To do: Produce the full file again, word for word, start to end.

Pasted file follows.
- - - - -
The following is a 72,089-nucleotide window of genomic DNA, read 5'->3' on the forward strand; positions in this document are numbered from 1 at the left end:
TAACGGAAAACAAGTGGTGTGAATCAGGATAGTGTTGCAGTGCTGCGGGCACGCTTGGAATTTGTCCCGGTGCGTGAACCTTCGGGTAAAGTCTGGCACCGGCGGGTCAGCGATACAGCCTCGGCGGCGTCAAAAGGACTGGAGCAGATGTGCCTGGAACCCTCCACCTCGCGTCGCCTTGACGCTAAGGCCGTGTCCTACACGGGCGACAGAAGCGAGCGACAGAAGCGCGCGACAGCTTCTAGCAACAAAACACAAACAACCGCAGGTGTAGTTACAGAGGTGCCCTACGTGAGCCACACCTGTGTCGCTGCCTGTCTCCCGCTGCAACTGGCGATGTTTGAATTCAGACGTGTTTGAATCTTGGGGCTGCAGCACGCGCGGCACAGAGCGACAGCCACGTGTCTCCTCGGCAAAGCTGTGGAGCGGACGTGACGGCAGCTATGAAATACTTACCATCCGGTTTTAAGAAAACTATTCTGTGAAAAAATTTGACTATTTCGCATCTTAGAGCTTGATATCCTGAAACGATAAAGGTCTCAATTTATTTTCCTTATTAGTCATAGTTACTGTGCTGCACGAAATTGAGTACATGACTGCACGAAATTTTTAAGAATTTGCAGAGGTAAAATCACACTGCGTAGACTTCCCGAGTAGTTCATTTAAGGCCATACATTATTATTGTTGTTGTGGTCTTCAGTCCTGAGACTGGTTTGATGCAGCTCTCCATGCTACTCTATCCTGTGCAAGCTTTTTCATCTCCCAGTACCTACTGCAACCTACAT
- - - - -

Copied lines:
The following is a 72,089-nucleotide window of genomic DNA, read 5'->3' on the forward strand; positions in this document are numbered from 1 at the left end:
TAACGGAAAACAAGTGGTGTGAATCAGGATAGTGTTGCAGTGCTGCGGGCACGCTTGGAATTTGTCCCGGTGCGTGAACCTTCGGGTAAAGTCTGGCACCGGCGGGTCAGCGATACAGCCTCGGCGGCGTCAAAAGGACTGGAGCAGATGTGCCTGGAACCCTCCACCTCGCGTCGCCTTGACGCTAAGGCCGTGTCCTACACGGGCGACAGAAGCGAGCGACAGAAGCGCGCGACAGCTTCTAGCAACAAAACACAAACAACCGCAGGTGTAGTTACAGAGGTGCCCTACGTGAGCCACACCTGTGTCGCTGCCTGTCTCCCGCTGCAACTGGCGATGTTTGAATTCAGACGTGTTTGAATCTTGGGGCTGCAGCACGCGCGGCACAGAGCGACAGCCACGTGTCTCCTCGGCAAAGCTGTGGAGCGGACGTGACGGCAGCTATGAAATACTTACCATCCGGTTTTAAGAAAACTATTCTGTGAAAAAATTTGACTATTTCGCATCTTAGAGCTTGATATCCTGAAACGATAAAGGTCTCAATTTATTTTCCTTATTAGTCATAGTTACTGTGCTGCACGAAATTGAGTACATGACTGCACGAAATTTTTAAGAATTTGCAGAGGTAAAATCACACTGCGTAGACTTCCCGAGTAGTTCATTTAAGGCCATACATTATTATTGTTGTTGTGGTCTTCAGTCCTGAGACTGGTTTGATGCAGCTCTCCATGCTACTCTATCCTGTGCAAGCTTTTTCATCTCCCAGTACCTACTGCAACCTACAT